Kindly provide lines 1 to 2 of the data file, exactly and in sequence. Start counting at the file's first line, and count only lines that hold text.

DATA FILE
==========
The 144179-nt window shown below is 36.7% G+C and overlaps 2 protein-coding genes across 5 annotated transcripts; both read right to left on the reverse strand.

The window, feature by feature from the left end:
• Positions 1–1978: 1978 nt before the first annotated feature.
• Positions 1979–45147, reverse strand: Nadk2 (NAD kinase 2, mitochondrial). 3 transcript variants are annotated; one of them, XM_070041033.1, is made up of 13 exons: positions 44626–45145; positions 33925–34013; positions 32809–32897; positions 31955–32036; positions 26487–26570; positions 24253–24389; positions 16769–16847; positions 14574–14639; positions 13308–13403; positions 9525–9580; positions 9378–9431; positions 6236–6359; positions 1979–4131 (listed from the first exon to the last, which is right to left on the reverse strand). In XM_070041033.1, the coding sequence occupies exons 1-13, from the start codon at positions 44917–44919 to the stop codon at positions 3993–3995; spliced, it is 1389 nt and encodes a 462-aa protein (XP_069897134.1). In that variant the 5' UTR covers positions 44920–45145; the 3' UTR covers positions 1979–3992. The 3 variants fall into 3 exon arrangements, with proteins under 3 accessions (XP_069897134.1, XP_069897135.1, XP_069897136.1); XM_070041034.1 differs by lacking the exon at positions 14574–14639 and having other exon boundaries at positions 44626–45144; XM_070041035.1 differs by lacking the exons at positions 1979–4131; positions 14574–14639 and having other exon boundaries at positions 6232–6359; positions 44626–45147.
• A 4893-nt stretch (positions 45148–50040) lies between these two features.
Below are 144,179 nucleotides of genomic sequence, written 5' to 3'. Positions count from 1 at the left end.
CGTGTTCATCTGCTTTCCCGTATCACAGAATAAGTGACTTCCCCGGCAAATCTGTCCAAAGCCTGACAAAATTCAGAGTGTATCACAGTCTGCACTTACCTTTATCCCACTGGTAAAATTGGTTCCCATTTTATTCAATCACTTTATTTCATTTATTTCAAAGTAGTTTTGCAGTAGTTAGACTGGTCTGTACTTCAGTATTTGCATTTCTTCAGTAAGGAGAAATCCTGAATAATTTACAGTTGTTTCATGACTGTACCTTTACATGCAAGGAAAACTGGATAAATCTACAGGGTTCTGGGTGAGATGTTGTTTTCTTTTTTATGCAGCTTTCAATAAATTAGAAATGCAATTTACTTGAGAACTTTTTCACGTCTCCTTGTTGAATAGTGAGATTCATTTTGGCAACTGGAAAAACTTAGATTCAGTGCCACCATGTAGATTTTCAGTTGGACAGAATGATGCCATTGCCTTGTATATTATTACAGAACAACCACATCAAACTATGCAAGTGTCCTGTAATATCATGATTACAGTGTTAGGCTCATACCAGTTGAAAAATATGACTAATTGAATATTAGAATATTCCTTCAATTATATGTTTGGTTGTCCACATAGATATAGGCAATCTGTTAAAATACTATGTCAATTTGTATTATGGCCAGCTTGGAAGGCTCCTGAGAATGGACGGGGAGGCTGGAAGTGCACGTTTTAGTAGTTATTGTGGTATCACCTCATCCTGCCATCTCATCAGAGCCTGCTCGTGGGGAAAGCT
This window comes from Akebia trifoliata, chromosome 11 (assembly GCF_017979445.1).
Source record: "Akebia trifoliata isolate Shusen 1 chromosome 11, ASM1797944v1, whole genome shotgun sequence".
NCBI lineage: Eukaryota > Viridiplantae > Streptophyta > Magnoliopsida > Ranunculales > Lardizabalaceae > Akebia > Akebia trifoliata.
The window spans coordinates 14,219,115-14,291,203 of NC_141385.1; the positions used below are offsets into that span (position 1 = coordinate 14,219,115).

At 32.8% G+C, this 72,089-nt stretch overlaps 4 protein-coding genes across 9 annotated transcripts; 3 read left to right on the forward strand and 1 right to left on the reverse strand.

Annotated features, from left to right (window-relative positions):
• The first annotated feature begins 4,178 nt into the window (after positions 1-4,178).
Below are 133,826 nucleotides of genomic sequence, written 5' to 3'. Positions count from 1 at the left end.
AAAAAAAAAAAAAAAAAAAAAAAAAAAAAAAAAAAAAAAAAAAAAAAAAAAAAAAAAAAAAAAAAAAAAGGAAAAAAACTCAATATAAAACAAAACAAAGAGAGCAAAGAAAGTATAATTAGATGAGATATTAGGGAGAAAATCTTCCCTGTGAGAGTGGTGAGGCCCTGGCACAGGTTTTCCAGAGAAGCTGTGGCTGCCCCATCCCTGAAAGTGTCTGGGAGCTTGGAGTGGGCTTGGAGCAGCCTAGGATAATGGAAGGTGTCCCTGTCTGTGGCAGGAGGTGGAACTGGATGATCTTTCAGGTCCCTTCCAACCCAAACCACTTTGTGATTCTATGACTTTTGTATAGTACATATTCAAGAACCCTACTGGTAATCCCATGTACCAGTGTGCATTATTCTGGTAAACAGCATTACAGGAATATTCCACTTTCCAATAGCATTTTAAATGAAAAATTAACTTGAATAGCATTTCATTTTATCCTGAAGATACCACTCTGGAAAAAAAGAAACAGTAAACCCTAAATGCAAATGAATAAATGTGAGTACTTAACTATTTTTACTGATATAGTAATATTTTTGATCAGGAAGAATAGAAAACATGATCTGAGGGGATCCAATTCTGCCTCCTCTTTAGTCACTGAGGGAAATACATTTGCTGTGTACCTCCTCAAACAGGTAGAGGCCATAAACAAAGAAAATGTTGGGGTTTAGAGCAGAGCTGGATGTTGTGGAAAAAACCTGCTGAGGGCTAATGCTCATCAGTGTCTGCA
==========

The 144179-nt window shown below is 36.7% G+C and overlaps 2 protein-coding genes across 5 annotated transcripts; both read right to left on the reverse strand.

The window, feature by feature from the left end: